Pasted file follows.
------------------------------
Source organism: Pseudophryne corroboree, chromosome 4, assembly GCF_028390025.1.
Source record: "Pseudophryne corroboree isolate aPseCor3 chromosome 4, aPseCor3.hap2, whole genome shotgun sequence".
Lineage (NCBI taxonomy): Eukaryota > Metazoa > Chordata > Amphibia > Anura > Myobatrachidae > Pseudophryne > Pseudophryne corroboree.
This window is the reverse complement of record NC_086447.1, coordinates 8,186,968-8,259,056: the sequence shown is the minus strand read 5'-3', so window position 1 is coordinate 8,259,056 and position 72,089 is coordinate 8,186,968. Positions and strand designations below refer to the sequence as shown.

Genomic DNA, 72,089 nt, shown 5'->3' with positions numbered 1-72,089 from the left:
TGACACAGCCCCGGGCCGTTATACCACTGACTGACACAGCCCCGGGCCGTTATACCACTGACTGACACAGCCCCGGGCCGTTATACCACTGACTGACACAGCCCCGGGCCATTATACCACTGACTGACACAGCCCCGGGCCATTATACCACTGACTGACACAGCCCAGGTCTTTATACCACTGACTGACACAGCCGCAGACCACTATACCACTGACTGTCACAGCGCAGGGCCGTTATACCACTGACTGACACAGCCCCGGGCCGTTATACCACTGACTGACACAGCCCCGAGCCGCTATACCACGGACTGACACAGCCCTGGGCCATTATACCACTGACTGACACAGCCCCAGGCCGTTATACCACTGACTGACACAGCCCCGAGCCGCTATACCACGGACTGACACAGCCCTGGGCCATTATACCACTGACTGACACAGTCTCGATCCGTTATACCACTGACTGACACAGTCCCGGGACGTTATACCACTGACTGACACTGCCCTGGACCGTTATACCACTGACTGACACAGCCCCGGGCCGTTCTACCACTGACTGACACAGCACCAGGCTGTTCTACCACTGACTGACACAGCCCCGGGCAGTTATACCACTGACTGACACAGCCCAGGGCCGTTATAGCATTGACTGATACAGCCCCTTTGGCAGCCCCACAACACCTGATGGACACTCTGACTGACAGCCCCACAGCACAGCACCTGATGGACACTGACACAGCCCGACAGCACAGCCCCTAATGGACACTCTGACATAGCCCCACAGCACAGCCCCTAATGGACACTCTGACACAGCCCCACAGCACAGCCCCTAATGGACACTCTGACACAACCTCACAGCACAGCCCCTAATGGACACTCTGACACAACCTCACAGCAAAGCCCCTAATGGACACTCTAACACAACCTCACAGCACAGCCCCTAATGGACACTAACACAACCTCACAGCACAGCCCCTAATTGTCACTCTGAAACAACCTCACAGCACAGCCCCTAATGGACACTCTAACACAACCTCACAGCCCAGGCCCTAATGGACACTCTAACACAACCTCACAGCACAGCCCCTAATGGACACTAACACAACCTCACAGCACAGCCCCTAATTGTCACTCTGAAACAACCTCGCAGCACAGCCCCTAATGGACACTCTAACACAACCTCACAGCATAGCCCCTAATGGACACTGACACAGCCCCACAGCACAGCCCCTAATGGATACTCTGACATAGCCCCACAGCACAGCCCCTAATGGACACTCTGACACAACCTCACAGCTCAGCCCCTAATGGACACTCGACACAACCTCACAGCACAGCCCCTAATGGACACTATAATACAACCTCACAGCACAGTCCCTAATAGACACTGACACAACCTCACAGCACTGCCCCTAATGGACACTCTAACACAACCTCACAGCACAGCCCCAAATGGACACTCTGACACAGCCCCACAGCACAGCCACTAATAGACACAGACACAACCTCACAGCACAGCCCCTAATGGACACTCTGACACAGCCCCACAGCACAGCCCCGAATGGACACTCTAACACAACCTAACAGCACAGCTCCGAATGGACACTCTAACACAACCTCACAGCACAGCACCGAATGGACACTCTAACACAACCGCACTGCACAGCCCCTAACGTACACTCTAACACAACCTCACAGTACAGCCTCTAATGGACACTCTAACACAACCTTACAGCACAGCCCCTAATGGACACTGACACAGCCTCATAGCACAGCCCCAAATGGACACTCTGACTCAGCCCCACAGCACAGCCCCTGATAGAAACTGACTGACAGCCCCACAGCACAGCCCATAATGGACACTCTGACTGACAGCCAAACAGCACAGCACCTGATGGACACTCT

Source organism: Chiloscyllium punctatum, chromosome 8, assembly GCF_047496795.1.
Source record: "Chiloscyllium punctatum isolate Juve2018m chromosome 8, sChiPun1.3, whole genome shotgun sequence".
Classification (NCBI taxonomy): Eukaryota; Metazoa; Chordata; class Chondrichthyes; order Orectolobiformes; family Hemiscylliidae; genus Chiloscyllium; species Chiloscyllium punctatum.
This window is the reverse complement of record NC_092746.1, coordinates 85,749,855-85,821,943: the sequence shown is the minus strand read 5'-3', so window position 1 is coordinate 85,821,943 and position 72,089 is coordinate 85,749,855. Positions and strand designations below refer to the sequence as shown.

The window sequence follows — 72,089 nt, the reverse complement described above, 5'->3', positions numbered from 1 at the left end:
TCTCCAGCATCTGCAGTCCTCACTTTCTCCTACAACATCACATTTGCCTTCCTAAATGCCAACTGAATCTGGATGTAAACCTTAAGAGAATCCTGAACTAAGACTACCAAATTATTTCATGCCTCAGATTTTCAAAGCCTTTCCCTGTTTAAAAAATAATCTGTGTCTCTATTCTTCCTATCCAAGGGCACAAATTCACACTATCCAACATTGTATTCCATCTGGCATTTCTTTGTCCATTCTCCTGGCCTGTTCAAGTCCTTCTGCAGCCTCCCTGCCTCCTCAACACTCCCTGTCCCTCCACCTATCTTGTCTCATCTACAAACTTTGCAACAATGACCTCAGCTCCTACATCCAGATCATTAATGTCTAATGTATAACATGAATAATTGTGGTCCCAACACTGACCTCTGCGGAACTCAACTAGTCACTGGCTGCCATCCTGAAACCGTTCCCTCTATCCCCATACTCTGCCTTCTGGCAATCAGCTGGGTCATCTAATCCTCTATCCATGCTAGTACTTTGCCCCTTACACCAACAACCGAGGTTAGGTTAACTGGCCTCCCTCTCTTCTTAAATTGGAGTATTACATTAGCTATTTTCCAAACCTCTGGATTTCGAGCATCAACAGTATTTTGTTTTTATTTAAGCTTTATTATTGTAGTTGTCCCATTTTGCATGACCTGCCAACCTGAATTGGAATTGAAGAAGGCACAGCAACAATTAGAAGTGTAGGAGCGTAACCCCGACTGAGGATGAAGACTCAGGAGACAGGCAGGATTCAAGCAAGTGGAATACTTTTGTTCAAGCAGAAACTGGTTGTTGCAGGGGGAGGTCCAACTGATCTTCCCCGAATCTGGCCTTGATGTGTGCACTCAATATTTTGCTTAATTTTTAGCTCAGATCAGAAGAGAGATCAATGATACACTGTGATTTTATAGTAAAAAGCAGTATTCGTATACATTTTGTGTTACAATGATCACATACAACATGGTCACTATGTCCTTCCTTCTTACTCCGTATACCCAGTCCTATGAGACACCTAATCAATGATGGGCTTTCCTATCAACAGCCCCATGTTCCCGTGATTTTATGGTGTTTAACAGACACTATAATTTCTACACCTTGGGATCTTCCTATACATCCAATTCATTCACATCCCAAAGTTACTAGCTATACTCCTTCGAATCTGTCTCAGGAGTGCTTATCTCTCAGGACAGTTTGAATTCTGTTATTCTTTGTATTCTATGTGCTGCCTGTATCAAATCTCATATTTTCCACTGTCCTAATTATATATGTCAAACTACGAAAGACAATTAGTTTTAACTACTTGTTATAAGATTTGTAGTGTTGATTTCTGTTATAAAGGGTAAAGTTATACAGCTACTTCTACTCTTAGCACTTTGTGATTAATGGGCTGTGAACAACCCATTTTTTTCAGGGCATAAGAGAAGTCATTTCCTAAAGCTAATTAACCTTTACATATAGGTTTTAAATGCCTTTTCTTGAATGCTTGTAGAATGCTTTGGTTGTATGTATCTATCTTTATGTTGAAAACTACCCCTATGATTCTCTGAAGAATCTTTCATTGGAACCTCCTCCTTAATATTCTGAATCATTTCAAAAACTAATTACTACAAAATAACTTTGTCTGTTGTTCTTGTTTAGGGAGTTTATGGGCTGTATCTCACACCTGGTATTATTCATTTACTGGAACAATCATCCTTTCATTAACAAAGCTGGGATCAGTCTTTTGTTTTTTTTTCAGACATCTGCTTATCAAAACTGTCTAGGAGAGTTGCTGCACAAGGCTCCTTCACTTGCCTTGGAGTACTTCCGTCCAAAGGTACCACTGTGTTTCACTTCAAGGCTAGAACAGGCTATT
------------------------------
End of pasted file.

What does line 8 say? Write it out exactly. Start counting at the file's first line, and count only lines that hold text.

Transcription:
Source record: "Chiloscyllium punctatum isolate Juve2018m chromosome 8, sChiPun1.3, whole genome shotgun sequence".